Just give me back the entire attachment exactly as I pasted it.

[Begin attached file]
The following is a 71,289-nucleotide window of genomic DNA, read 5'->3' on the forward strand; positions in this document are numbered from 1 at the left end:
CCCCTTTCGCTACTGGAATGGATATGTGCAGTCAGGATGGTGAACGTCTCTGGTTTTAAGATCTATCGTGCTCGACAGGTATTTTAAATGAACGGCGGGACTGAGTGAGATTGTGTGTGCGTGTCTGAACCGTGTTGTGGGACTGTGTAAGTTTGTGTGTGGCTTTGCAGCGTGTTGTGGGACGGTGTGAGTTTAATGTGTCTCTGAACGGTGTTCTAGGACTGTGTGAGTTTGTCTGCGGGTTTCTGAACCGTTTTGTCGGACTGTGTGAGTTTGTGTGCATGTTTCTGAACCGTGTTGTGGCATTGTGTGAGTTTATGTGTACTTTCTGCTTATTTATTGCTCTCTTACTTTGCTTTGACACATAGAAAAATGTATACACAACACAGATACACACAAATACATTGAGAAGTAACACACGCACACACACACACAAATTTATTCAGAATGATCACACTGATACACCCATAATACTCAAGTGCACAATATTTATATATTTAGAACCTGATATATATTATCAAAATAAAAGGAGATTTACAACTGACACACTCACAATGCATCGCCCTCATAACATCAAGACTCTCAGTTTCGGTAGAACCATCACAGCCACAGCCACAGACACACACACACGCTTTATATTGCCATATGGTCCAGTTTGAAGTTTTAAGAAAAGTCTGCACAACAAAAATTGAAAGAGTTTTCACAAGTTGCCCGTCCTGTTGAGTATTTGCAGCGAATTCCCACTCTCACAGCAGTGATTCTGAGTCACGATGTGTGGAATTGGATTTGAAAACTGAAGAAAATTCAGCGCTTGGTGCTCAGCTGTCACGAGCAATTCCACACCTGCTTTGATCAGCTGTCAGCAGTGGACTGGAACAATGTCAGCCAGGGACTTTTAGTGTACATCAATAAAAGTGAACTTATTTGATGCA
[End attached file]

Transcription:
The following is a 71,289-nucleotide window of genomic DNA, read 5'->3' on the forward strand; positions in this document are numbered from 1 at the left end:
CCCCTTTCGCTACTGGAATGGATATGTGCAGTCAGGATGGTGAACGTCTCTGGTTTTAAGATCTATCGTGCTCGACAGGTATTTTAAATGAACGGCGGGACTGAGTGAGATTGTGTGTGCGTGTCTGAACCGTGTTGTGGGACTGTGTAAGTTTGTGTGTGGCTTTGCAGCGTGTTGTGGGACGGTGTGAGTTTAATGTGTCTCTGAACGGTGTTCTAGGACTGTGTGAGTTTGTCTGCGGGTTTCTGAACCGTTTTGTCGGACTGTGTGAGTTTGTGTGCATGTTTCTGAACCGTGTTGTGGCATTGTGTGAGTTTATGTGTACTTTCTGCTTATTTATTGCTCTCTTACTTTGCTTTGACACATAGAAAAATGTATACACAACACAGATACACACAAATACATTGAGAAGTAACACACGCACACACACACACAAATTTATTCAGAATGATCACACTGATACACCCATAATACTCAAGTGCACAATATTTATATATTTAGAACCTGATATATATTATCAAAATAAAAGGAGATTTACAACTGACACACTCACAATGCATCGCCCTCATAACATCAAGACTCTCAGTTTCGGTAGAACCATCACAGCCACAGCCACAGACACACACACACGCTTTATATTGCCATATGGTCCAGTTTGAAGTTTTAAGAAAAGTCTGCACAACAAAAATTGAAAGAGTTTTCACAAGTTGCCCGTCCTGTTGAGTATTTGCAGCGAATTCCCACTCTCACAGCAGTGATTCTGAGTCACGATGTGTGGAATTGGATTTGAAAACTGAAGAAAATTCAGCGCTTGGTGCTCAGCTGTCACGAGCAATTCCACACCTGCTTTGATCAGCTGTCAGCAGTGGACTGGAACAATGTCAGCCAGGGACTTTTAGTGTACATCAATAAAAGTGAACTTATTTGATGCA